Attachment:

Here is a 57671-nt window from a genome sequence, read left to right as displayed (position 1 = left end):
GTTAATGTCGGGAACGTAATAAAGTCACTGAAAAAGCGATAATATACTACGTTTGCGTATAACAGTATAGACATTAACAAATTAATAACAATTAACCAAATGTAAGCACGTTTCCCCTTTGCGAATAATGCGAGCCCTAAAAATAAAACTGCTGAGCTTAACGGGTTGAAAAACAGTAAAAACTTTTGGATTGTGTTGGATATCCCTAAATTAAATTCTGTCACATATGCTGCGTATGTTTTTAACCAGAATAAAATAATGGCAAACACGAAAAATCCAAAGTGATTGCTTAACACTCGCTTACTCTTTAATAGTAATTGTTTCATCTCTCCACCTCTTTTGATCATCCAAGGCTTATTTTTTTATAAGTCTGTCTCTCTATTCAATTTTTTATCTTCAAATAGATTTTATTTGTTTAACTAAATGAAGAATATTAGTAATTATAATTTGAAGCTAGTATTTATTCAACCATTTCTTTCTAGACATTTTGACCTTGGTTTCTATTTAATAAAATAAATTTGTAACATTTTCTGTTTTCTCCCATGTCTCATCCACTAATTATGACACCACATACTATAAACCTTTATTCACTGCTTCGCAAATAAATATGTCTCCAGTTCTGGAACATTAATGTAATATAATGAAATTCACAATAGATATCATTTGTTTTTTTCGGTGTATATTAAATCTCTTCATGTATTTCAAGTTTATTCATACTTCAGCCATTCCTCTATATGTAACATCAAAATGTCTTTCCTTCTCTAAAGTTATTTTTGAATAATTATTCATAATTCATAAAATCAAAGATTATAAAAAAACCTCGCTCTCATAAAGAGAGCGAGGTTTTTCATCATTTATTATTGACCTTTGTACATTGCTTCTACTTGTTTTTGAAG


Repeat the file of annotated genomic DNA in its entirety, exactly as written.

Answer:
Here is a 57671-nt window from a genome sequence, read left to right as displayed (position 1 = left end):
GTTAATGTCGGGAACGTAATAAAGTCACTGAAAAAGCGATAATATACTACGTTTGCGTATAACAGTATAGACATTAACAAATTAATAACAATTAACCAAATGTAAGCACGTTTCCCCTTTGCGAATAATGCGAGCCCTAAAAATAAAACTGCTGAGCTTAACGGGTTGAAAAACAGTAAAAACTTTTGGATTGTGTTGGATATCCCTAAATTAAATTCTGTCACATATGCTGCGTATGTTTTTAACCAGAATAAAATAATGGCAAACACGAAAAATCCAAAGTGATTGCTTAACACTCGCTTACTCTTTAATAGTAATTGTTTCATCTCTCCACCTCTTTTGATCATCCAAGGCTTATTTTTTTATAAGTCTGTCTCTCTATTCAATTTTTTATCTTCAAATAGATTTTATTTGTTTAACTAAATGAAGAATATTAGTAATTATAATTTGAAGCTAGTATTTATTCAACCATTTCTTTCTAGACATTTTGACCTTGGTTTCTATTTAATAAAATAAATTTGTAACATTTTCTGTTTTCTCCCATGTCTCATCCACTAATTATGACACCACATACTATAAACCTTTATTCACTGCTTCGCAAATAAATATGTCTCCAGTTCTGGAACATTAATGTAATATAATGAAATTCACAATAGATATCATTTGTTTTTTTCGGTGTATATTAAATCTCTTCATGTATTTCAAGTTTATTCATACTTCAGCCATTCCTCTATATGTAACATCAAAATGTCTTTCCTTCTCTAAAGTTATTTTTGAATAATTATTCATAATTCATAAAATCAAAGATTATAAAAAAACCTCGCTCTCATAAAGAGAGCGAGGTTTTTCATCATTTATTATTGACCTTTGTACATTGCTTCTACTTGTTTTTGAAG